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For a concentric cylinder cell (with liquid dielectric), mathematically the equation for the cell constant will always yield a lower value than for the parallel plate case for the same volume of fluid. I understand this from a mathematical perspective, however, I don't understand why this is the case from a physics perspective and was wondering if anyone would help in this regard. Why does a concentric cylinder allow for larger resistivity measurements with the same dielectric volume than a parallel plate cell?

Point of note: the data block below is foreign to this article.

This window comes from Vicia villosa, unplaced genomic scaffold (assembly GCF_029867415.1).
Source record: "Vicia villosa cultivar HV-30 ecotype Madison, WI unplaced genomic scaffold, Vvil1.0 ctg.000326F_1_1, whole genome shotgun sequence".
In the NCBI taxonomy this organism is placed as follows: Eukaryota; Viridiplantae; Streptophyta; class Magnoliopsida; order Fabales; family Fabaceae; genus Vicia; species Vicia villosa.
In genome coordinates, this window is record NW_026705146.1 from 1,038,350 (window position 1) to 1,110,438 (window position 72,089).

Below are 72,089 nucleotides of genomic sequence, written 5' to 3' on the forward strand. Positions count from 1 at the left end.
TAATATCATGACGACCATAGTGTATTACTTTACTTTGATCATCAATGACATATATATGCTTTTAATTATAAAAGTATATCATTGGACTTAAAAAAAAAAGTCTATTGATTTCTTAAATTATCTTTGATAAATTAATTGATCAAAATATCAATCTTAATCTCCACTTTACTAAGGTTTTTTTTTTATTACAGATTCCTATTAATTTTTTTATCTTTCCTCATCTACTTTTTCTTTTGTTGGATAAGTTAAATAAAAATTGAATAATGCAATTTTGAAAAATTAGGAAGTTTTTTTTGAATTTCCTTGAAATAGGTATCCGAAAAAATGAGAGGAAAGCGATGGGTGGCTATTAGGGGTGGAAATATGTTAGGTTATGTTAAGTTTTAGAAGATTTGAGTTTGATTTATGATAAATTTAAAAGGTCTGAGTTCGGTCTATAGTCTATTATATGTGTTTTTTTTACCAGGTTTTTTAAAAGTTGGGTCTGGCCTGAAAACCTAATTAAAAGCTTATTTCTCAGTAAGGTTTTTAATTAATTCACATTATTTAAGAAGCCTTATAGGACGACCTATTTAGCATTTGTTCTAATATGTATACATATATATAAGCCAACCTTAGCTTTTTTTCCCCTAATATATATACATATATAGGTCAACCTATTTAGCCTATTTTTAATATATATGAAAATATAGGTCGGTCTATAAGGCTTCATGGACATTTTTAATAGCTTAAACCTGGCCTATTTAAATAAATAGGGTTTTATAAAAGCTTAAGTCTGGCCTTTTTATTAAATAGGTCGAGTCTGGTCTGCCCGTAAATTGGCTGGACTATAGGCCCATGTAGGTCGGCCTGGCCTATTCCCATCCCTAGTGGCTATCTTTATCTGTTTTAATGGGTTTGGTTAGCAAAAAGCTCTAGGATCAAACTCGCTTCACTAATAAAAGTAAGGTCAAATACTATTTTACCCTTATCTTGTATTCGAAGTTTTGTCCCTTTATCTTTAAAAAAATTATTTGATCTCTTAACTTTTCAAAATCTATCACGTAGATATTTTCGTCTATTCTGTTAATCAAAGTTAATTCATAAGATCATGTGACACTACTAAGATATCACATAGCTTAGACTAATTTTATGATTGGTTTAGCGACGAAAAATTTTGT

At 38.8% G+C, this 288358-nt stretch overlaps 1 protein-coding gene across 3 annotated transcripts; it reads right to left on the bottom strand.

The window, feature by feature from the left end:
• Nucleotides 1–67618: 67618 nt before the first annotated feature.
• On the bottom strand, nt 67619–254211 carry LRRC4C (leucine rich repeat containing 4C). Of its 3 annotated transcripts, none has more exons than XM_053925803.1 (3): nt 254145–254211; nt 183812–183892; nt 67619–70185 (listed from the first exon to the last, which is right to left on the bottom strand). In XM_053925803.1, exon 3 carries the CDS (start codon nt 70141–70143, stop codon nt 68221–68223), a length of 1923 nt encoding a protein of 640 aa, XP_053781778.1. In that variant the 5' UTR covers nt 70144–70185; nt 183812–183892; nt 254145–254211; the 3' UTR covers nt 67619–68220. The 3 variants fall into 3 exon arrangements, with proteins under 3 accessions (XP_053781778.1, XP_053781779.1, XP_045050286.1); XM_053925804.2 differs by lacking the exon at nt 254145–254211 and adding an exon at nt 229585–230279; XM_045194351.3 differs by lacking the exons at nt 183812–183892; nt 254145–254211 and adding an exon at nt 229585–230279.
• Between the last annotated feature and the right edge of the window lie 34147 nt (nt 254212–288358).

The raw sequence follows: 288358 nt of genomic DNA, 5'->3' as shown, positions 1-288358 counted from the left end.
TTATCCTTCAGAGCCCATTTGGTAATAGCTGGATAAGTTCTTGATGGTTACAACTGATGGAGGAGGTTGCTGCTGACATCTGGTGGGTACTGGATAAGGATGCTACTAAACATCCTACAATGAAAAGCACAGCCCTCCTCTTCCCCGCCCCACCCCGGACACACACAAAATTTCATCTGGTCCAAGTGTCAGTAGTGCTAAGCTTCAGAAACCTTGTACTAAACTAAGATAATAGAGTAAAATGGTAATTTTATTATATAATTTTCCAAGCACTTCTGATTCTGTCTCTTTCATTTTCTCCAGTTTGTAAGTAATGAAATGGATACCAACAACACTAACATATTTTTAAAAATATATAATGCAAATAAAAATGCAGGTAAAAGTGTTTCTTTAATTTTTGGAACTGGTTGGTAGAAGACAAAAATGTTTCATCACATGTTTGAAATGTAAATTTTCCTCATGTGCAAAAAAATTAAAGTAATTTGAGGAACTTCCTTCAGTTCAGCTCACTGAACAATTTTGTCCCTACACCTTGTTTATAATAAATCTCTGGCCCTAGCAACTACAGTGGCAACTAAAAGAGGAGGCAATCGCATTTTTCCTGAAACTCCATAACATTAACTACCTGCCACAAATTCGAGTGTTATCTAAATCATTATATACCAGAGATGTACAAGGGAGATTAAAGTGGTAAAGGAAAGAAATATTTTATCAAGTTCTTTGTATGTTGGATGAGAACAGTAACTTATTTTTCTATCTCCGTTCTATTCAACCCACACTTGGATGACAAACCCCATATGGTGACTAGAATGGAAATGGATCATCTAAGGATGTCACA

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  • $\begingroup$ This duplicates this question over in electrical engineering: electronics.stackexchange.com/questions/441167/… $\endgroup$ – Duncan Harris May 31 at 3:34
  • $\begingroup$ My first reaction is that you must be making some unspoken assumption about the shapes of both the parallel plate case and the cylinder case. Surely it matters whether you are talking about two large, closely spaced plates or two tiny distant plates separated by the same volume of dielectric? I think we need more details to get you the answers you are looking for. $\endgroup$ – Duncan Harris May 31 at 3:38

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